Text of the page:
The cars we drive say a lot about us. Driving a convertible or an exotic sports car may say something about adventure or a driver who enjoys carefree afternoons. A sedate plain-Jane sedan might signal that the driver is a more conservative business person.
But underneath their skin, modern cars are spilling secrets. They are telling the world much more than drivers know about where they go, how they drive, or even where they live. Data from in-car cameras can monitor eye movement, for example, and tell insurance companies if the driver is not paying enough attention to the road. GPS systems that help drivers find the closest fill-up when they are low on gas or a hotel to book for the night are intended to be a convenience for drivers. But the data can also reveal consumer preferences or insights into travel habits.
As car makers move toward more autonomous driving systems, the amount of data generated is growing exponentially. Obstacle detection sensors collect mapping data to guide future self-driving cars, as does Over the Air data exchanges between cars. Data recorders map acceleration, braking and steering inputs, similar to the “black box” on commercial aircraft.
With computing power greater than a dozen or more laptops and as many as 200 sensors, a modern car can convey a trove of data that is a marketer’s pot of gold. Some industry watchers, such as McKinsey, estimate that the data collected industry-wide is worth between $450 and $750 billion.
But while manufacturers retain the right to sell this data, regulators are making it clear that primary ownership of the information belongs to consumers and are giving them more tools to control access to it. The European Union’s General Data Protection Regulation (GDPR) was the world’s most comprehensive ruling of its type when it went into effect in 2018, intended to safeguard consumer’s personal information.
In late April, 2021, the EU unveiled the draft of yet another far-reaching regulation governing the use of artificial intelligence to target or identify consumers, furthering reinforcing privacy policies and consumers’ “right to be forgotten.”
As the EU exerts leadership over privacy laws, regulators in the U.S, the industry’s second largest global market, are failing to gain traction, but with one exception. California, the industry’s largest domestic market, is continuing its tradition of pioneering new ground with its own privacy law.
Adopted in 2018 and effective in 2020, the California Consumer Privacy Act (CCPA) shares the EU’s goals of protecting consumers privacy and giving them a say in whether data related to them can be used. But while the goals are similar, there are noteworthy differences between the two laws. Compliance with EU standards does not assure manufacturers’ compliance with California standards.
While the EU standards apply to all business, California’s law only applies to large for-profit businesses with gross revenue above $25 million and that interact with at least 50,000 California consumers, a standard that most car manufacturers likely meet. Both require companies to disclose personal information upon request. Clean-up legislation (AB 1146, 2019) in California exempted vehicle information related to recalls or warranty shared between manufacturers and dealers, out of concern for safety.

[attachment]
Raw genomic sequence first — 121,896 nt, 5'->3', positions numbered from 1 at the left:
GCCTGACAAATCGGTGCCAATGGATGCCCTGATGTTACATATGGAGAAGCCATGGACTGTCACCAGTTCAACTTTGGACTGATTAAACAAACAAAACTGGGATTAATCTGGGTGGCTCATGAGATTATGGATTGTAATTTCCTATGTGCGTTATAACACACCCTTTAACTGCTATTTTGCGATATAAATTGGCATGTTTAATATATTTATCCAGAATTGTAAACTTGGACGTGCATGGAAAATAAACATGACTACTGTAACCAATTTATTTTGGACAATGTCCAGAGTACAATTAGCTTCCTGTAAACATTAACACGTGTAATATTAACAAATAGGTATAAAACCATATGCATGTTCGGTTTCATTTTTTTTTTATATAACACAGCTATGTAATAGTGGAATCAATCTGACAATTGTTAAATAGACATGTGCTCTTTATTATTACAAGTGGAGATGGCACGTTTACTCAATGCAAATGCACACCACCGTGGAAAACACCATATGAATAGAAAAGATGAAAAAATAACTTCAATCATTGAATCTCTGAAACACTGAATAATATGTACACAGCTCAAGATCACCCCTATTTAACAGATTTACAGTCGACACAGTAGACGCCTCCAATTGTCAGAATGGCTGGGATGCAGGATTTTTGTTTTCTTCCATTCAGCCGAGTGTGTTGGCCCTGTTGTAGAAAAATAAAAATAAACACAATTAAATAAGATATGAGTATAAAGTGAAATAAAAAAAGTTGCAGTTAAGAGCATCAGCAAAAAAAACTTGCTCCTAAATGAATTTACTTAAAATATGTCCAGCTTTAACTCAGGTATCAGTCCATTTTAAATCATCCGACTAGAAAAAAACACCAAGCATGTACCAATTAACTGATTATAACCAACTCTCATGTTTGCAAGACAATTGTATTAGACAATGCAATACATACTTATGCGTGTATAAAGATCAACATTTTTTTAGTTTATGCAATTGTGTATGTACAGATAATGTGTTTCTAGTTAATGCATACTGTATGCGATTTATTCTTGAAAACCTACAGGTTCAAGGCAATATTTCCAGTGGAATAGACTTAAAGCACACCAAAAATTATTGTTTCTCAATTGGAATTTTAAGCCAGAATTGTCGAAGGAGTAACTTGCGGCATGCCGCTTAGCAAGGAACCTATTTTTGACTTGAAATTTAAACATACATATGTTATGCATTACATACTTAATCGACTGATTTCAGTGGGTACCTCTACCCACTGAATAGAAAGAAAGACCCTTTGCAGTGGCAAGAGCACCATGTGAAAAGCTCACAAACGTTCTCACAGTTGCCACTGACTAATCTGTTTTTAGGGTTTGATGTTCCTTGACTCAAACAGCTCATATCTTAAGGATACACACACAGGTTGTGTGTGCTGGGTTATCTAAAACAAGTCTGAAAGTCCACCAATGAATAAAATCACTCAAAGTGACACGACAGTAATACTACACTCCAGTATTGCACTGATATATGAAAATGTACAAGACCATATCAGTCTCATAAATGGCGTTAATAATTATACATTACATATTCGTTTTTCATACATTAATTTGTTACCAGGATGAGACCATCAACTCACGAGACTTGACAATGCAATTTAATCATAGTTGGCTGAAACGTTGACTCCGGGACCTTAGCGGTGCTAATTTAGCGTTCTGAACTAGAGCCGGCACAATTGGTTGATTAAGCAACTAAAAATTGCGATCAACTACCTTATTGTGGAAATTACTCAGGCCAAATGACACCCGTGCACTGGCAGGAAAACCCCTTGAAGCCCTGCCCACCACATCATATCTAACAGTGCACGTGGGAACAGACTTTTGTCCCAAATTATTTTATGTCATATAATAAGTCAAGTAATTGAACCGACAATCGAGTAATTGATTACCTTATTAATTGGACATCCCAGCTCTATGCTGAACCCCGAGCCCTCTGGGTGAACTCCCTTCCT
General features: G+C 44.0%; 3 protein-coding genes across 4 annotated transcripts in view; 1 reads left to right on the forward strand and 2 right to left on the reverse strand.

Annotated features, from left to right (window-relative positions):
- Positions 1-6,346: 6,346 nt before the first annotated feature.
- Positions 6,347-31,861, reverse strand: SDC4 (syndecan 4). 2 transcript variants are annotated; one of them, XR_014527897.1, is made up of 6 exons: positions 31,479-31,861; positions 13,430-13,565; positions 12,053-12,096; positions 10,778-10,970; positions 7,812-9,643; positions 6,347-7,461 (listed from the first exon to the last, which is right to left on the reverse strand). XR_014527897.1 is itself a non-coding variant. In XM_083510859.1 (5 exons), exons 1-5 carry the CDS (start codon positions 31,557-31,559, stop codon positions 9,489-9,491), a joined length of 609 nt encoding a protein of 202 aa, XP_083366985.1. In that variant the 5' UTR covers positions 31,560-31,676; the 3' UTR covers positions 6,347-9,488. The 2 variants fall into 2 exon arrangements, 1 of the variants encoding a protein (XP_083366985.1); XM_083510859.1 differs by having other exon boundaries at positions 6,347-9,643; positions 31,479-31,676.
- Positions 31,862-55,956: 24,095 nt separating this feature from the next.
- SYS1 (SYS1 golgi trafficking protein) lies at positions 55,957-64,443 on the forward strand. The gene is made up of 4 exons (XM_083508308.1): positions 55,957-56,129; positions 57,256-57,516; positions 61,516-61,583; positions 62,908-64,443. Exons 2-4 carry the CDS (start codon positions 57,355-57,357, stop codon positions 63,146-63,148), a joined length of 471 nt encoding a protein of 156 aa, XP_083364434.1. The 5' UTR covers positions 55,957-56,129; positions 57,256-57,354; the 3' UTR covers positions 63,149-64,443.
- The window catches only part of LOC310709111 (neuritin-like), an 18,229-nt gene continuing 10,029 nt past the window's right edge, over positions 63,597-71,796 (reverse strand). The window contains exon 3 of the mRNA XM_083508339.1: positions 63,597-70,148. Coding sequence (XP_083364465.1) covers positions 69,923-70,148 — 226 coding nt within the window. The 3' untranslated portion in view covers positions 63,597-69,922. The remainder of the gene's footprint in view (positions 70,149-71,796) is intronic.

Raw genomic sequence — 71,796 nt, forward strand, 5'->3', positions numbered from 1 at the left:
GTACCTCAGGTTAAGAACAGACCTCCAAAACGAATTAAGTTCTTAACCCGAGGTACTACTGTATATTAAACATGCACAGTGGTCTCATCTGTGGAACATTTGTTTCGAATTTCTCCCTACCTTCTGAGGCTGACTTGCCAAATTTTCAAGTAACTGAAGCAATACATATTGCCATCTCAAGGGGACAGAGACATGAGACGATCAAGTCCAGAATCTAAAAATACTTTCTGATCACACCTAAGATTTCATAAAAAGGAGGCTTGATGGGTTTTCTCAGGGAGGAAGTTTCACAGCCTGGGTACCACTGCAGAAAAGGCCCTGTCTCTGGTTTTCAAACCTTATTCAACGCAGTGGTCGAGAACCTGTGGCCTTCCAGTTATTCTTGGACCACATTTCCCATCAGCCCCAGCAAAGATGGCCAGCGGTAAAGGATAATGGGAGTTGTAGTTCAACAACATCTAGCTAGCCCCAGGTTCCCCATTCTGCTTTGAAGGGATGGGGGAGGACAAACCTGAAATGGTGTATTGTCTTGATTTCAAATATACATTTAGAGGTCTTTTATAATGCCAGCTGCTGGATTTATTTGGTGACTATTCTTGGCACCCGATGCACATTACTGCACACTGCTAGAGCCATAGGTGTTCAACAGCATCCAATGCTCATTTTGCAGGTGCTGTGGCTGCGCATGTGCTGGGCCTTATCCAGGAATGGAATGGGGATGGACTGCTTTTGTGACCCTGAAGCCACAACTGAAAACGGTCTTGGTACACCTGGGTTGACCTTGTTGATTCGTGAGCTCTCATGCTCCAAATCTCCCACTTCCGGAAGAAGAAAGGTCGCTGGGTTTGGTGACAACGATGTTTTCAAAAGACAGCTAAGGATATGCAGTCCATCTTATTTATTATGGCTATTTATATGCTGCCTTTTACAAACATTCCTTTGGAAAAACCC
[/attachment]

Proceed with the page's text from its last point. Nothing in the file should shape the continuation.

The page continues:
The biggest difference between the two: The EU requires disclosure after the fact and gives consumers the ability to restrict some of the ways data is used and to rectify incorrect information. The CCPA requires advance approval for the use of personal data and gives consumers the explicit right to opt out of its sale.
The EU sets technical standards for the systems that process data. The CCPA does not, but it allows consumers to take legal action if a data breach occurs.
The California law is just as sweeping as the EU in how it defines data. Essentially, the CCPA requires manufacturers to tell consumers, if they ask, what data they have, how they got it and who they share it with. In California, “sharing is selling,” whether or not money is involved. Data shared between a manufacturer and a financing affiliate or with a research partner, for example, would be covered.
Even though names and addresses are obvious ways of identifying consumers, the CCPA defines personal information broadly to include any data that can be used to infer or suggest an identity, such as IP addresses, demographic or geolocation data that would allow someone to be identified through a composite assembling of the information.
The California law considers all of this information personal and subject to disclosure, even if it’s available on public forums, such as through social media postings.
The CCPA gives manufacturers 45 days to comply with requests and imposes fines ranging from $2,500 to $7,500 for each individual violation or breach of security, (compared to the EU range of $10-$20 million and two to four percent of global sales), suggesting the need for a strong cloud-based mapping system to integrate and extract data quickly and accurately.
As it has with its leadership on anti-smog laws, California’s CCPA has the potential to become the U.S. standard for privacy.
Sibros' OTA software update system and automotive data management platform has been designed to handle various data privacy laws, including those of California. Contact Sibros for more information on how they can help your organization navigate these regulatory requirements for your vehicle design strategy today.